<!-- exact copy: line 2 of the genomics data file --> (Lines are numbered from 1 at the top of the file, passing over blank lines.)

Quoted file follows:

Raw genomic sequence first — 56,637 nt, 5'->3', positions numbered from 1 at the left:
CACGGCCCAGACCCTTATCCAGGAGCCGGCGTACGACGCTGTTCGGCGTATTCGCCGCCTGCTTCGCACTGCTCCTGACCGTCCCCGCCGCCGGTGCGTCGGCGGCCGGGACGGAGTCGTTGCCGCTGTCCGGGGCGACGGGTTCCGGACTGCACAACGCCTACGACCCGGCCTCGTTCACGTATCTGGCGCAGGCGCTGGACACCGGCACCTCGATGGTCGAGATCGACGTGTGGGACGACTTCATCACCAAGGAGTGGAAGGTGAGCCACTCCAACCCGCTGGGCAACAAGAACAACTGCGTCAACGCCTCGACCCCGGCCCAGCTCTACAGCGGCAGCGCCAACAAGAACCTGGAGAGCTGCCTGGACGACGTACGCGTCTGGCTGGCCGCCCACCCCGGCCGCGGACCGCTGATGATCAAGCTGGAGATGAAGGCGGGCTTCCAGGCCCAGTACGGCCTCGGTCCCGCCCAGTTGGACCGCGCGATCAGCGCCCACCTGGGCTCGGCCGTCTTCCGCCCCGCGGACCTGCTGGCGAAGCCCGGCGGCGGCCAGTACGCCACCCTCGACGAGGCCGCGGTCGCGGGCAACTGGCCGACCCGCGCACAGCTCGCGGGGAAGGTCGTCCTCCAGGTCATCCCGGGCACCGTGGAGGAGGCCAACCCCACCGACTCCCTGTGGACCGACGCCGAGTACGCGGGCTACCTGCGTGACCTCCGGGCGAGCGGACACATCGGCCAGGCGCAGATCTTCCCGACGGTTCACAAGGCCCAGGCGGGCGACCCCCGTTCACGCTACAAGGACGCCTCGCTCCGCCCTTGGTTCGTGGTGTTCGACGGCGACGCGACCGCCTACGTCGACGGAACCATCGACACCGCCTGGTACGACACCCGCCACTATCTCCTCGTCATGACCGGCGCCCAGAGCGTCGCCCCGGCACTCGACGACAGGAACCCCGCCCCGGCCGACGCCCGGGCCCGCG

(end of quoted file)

CACGGCCCAGACCCTTATCCAGGAGCCGGCGTACGACGCTGTTCGGCGTATTCGCCGCCTGCTTCGCACTGCTCCTGACCGTCCCCGCCGCCGGTGCGTCGGCGGCCGGGACGGAGTCGTTGCCGCTGTCCGGGGCGACGGGTTCCGGACTGCACAACGCCTACGACCCGGCCTCGTTCACGTATCTGGCGCAGGCGCTGGACACCGGCACCTCGATGGTCGAGATCGACGTGTGGGACGACTTCATCACCAAGGAGTGGAAGGTGAGCCACTCCAACCCGCTGGGCAACAAGAACAACTGCGTCAACGCCTCGACCCCGGCCCAGCTCTACAGCGGCAGCGCCAACAAGAACCTGGAGAGCTGCCTGGACGACGTACGCGTCTGGCTGGCCGCCCACCCCGGCCGCGGACCGCTGATGATCAAGCTGGAGATGAAGGCGGGCTTCCAGGCCCAGTACGGCCTCGGTCCCGCCCAGTTGGACCGCGCGATCAGCGCCCACCTGGGCTCGGCCGTCTTCCGCCCCGCGGACCTGCTGGCGAAGCCCGGCGGCGGCCAGTACGCCACCCTCGACGAGGCCGCGGTCGCGGGCAACTGGCCGACCCGCGCACAGCTCGCGGGGAAGGTCGTCCTCCAGGTCATCCCGGGCACCGTGGAGGAGGCCAACCCCACCGACTCCCTGTGGACCGACGCCGAGTACGCGGGCTACCTGCGTGACCTCCGGGCGAGCGGACACATCGGCCAGGCGCAGATCTTCCCGACGGTTCACAAGGCCCAGGCGGGCGACCCCCGTTCACGCTACAAGGACGCCTCGCTCCGCCCTTGGTTCGTGGTGTTCGACGGCGACGCGACCGCCTACGTCGACGGAACCATCGACACCGCCTGGTACGACACCCGCCACTATCTCCTCGTCATGACCGGCGCCCAGAGCGTCGCCCCGGCACTCGACGACAGGAACCCCGCCCCGGCCGACGCCCGGGCCCGCG